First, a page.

The above preview is unformatted text

This student written piece of work is one of many that can be found in our GCSE Macbeth section.

Found what you're looking for?

  • Start learning 29% faster today
  • 150,000+ documents available
  • Just £6.99 a month

Not the one? Search for your essay title...
  • Join over 1.2 million students every month
  • Accelerate your learning by 29%
  • Unlimited access from just £6.99 per month

See related essaysSee related essays

Related GCSE Macbeth essays

  1. Shakespeare's use of the Supernatural in Macbeth

    he is a Thane or not (unless he was dressed formally of course.) The first line is correct, so Macbeth probably thinks that whatever they say next is completely believable. The witches then chant the second line, which tells him that he is Thane of Cawdor.

  2. What role does the supernatural play in 'Macbeth'?

    When the witches give their predictions of glory, they do not go into detail, this leaves both Macbeth and Banquo questioning the authenticity of the predictions. Even after this, there is still much doubt in both their minds as to whether this is true or not, 'to be king stands not within the prospect of belief.'

  1. How would an audience in the time if Shakespeare reacts to the role of ...

    here", "He's here in double trust:" "as his host, Who should against his murderer shut the door, Not bear the knife myself". "his virtues Will plead like angels" " I have no spur To prick the sides of my intent, but only Vaulting ambition, which o'erleaps itself, And falls on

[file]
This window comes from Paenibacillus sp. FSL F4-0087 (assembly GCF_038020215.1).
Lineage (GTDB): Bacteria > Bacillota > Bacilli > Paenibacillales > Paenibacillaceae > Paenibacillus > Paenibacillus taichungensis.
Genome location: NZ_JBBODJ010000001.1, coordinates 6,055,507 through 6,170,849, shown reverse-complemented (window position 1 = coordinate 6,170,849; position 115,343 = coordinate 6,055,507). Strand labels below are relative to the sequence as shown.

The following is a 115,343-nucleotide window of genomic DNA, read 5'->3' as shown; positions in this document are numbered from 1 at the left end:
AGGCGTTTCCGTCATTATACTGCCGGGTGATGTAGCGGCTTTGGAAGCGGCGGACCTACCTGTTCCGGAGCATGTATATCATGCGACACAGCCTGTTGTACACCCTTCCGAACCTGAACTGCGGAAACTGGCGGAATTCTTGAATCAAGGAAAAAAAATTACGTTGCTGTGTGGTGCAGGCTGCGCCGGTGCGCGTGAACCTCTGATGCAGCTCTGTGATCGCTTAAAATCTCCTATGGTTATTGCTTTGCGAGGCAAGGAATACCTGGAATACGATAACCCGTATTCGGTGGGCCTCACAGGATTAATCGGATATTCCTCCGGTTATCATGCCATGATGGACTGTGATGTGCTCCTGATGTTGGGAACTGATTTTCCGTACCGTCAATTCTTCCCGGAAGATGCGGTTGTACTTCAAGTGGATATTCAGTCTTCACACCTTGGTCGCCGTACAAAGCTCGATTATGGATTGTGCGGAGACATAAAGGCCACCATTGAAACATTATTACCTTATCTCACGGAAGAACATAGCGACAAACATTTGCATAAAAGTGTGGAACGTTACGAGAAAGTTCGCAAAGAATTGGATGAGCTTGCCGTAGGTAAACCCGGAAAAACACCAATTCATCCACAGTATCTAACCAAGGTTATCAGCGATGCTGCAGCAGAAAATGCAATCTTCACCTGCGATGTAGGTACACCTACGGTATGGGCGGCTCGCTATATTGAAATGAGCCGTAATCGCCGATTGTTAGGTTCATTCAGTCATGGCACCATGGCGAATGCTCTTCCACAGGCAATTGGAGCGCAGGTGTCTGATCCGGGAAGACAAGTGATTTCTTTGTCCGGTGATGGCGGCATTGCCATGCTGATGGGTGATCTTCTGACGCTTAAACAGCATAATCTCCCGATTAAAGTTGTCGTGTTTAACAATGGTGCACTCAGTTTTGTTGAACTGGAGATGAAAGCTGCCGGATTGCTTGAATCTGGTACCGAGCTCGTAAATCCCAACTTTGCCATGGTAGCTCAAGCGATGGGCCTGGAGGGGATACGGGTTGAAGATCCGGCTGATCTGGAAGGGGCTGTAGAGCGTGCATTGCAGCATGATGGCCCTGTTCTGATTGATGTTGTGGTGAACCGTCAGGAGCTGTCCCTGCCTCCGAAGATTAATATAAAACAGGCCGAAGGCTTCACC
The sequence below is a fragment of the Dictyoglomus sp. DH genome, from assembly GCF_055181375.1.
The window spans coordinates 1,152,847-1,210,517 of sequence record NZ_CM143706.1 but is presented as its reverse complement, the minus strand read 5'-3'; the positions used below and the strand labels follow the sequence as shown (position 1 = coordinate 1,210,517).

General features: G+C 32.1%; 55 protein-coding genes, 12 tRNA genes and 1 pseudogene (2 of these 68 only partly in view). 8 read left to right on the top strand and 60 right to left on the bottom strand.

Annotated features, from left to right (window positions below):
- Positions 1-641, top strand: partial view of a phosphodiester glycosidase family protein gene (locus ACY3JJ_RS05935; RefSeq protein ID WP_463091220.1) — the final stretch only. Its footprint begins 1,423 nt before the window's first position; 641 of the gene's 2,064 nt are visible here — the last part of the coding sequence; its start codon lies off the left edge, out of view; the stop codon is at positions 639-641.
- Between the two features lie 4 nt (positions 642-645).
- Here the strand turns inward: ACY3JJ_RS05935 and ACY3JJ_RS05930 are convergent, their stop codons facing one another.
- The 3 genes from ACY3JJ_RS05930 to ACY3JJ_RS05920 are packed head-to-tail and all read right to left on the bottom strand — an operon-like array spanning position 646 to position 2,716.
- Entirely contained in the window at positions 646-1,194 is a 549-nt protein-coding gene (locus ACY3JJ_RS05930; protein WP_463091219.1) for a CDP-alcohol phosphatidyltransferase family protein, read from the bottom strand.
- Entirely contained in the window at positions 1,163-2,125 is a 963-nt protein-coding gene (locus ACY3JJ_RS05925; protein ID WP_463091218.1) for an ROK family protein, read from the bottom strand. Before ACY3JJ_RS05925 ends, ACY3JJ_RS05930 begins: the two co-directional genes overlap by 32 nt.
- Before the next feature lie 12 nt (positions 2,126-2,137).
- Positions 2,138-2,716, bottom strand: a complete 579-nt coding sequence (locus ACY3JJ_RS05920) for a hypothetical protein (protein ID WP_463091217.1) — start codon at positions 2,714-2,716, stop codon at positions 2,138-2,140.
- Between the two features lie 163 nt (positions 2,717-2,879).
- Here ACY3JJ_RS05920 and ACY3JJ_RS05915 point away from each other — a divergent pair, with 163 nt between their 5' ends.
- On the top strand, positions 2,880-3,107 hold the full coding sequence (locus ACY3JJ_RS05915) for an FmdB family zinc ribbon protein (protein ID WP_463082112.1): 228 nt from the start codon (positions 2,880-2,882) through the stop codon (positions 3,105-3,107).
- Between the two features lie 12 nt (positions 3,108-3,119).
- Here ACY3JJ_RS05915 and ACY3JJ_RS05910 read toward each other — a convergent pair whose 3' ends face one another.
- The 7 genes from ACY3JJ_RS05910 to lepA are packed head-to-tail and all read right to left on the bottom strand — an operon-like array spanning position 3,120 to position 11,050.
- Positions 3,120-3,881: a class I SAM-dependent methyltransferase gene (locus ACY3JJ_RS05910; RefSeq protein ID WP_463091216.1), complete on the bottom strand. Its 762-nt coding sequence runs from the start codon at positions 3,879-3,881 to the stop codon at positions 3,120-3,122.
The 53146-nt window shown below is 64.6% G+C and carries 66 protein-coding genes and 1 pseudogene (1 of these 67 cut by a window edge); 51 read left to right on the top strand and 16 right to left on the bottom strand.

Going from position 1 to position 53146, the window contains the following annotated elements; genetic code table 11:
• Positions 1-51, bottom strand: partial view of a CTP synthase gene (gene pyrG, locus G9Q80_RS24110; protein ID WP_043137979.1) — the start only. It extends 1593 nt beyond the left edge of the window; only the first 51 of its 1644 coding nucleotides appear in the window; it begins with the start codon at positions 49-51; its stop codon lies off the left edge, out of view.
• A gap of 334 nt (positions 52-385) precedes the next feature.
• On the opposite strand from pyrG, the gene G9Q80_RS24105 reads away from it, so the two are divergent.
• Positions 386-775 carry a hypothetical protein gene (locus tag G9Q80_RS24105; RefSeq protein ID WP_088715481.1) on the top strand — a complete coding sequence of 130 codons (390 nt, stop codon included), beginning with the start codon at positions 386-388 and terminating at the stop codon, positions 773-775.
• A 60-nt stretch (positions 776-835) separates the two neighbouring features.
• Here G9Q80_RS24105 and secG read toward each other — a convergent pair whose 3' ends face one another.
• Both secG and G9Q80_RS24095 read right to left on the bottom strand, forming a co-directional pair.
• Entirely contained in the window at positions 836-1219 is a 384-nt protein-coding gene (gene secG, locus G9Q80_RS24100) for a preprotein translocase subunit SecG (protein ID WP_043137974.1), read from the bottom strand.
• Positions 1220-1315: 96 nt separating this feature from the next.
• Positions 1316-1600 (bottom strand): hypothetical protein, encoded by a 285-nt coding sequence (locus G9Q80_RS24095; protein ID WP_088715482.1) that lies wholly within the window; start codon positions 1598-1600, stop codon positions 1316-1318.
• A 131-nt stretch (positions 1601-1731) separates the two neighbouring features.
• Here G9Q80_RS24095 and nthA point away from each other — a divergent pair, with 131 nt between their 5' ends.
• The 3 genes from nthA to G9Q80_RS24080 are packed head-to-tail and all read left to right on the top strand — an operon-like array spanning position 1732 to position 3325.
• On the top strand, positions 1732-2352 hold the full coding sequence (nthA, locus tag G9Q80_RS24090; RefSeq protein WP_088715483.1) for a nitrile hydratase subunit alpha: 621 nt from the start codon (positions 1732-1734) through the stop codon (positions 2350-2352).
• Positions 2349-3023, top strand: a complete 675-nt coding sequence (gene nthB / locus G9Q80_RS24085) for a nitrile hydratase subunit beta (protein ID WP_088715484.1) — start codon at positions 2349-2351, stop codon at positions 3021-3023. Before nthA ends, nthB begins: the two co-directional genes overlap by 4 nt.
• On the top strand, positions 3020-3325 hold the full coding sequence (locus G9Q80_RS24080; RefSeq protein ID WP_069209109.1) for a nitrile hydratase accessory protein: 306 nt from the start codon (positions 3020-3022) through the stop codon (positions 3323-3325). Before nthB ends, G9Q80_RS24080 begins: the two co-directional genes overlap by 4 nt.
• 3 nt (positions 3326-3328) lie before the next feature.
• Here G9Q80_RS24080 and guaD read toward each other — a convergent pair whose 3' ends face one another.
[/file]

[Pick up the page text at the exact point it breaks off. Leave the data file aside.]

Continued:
2. 'What is the role of the supernatural in the play Macbeth?'

    Their power is almost threatening Macbeth, and because of this he wants to find out more, he desires what the witches have told him to come true for the future. He is frustrated with such an urge, under the witches' power to follow them to find out what they mean.

  1. Discuss the Role of the Witches and Other Supernatural Elements

    The witches however were added for interest. When 'Macbeth' was written in 1606 witchcraft was an interesting subject. The witches would be more interesting to an audience in the 17th century than to a modern day audience because they believed in supernatural forces.

  2. The role of the three Weird Sisters in the play Macbeth is to generate ...

    Every time the audience encounters the three witches there is a stage direction for thunder and a mention within the speech related to weather, or some kind of dark gloomy atmosphere is implied. On a heath in Scotland, three witches, the Weird Sisters, wait to meet Macbeth in thunder and lightning.

  1. The extent to which the supernatural contributes to Macbeth’s tragedy

    'When the battle's lost and won.' The audience have yet to find out what the battle is, however they know that the battle is won by one side and lost by another. Macbeth's fate is that he will win the battle, but will lose the battle for his soul.

  2. Shakespeare used the supernatural to entertain and terrify in Macbeth. How would you use ...

    to know more about the future of Macbeth but are however left wondering what will happen as well as when and how. The audience may also be wary of the witches and worried of how the brave and valiant warrior Macbeth that has been introduced in scene two will react and act upon their prophesises.

  • Over 160,000 pieces
    of student written work
  • Annotated by
    experienced teachers
  • Ideas and feedback to
    improve your own work